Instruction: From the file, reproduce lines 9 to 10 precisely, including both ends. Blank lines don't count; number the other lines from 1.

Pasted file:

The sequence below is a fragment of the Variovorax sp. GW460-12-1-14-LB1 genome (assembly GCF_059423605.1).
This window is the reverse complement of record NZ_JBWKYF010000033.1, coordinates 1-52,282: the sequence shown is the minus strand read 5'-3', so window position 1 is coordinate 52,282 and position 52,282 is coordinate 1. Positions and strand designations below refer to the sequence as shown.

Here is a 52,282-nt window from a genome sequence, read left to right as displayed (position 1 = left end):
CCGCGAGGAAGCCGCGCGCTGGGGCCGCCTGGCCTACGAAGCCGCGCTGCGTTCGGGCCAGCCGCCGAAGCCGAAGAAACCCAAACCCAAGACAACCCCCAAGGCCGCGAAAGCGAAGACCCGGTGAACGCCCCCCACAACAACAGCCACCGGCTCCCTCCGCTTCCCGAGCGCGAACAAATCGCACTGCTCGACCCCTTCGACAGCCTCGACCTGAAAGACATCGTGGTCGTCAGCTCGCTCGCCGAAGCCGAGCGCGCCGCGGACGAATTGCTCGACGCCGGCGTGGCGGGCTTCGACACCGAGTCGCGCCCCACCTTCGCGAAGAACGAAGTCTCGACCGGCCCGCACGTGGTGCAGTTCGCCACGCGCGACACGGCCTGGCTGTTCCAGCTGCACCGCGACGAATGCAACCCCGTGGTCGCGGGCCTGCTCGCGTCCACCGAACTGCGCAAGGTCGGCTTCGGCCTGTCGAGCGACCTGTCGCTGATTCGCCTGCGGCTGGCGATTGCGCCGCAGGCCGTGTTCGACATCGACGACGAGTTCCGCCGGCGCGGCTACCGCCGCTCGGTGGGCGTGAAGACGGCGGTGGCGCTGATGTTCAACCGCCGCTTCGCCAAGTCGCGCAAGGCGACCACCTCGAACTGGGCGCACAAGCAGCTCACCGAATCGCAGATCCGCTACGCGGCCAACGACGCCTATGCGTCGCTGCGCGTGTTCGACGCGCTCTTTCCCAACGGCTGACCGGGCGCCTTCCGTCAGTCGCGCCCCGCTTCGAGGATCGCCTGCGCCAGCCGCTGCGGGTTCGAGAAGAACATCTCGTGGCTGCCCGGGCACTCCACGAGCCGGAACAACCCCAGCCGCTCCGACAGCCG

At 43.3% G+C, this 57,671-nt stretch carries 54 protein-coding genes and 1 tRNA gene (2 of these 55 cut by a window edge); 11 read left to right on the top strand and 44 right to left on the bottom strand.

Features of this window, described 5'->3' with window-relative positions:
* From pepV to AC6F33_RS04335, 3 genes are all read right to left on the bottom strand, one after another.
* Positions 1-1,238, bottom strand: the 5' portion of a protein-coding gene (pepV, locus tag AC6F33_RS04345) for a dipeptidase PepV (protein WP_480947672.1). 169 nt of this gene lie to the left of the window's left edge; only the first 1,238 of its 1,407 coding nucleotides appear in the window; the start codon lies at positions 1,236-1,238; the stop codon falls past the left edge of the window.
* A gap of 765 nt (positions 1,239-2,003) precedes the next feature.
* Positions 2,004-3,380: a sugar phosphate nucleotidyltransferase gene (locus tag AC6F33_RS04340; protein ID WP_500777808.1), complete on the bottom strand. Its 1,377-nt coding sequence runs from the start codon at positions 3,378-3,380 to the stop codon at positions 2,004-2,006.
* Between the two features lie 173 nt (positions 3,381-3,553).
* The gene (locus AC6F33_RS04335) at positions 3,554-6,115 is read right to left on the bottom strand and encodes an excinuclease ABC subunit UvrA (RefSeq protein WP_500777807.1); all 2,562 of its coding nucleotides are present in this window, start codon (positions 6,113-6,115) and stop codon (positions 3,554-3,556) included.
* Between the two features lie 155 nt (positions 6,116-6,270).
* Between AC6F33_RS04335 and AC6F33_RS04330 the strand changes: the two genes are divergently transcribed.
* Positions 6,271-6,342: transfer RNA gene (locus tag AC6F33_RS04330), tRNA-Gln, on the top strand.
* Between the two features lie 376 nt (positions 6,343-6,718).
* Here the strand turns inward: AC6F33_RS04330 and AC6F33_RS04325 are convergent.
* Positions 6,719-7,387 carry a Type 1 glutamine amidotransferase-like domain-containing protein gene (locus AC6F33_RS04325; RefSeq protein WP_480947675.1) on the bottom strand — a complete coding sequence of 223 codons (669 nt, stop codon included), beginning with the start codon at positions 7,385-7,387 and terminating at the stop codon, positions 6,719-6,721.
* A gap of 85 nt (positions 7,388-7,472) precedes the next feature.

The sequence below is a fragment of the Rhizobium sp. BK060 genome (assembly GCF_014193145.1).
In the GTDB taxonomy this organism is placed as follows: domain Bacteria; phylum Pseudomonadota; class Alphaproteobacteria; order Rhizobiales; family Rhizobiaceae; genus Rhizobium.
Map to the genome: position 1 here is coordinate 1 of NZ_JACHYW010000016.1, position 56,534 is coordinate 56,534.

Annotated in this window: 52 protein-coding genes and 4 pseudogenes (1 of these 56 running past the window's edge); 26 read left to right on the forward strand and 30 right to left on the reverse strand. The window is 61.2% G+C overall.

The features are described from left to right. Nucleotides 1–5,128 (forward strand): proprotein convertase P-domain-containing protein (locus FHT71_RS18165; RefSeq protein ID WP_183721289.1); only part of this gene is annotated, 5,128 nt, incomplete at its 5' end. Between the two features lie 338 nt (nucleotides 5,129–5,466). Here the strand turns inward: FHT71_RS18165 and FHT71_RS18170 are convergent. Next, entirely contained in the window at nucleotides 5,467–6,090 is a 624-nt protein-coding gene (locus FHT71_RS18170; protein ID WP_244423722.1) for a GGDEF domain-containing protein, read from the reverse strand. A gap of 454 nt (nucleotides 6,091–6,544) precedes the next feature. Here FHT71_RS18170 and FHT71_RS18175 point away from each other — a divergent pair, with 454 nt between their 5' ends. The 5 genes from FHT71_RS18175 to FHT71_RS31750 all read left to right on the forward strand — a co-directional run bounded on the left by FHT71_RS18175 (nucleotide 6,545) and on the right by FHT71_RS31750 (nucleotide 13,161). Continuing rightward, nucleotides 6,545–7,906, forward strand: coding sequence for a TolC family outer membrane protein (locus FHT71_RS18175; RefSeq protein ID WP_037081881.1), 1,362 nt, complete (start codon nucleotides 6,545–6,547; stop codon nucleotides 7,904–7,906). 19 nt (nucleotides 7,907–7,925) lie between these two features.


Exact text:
* A gap of 765 nt (positions 1,239-2,003) precedes the next feature.
* Positions 2,004-3,380: a sugar phosphate nucleotidyltransferase gene (locus tag AC6F33_RS04340; protein ID WP_500777808.1), complete on the bottom strand. Its 1,377-nt coding sequence runs from the start codon at positions 3,378-3,380 to the stop codon at positions 2,004-2,006.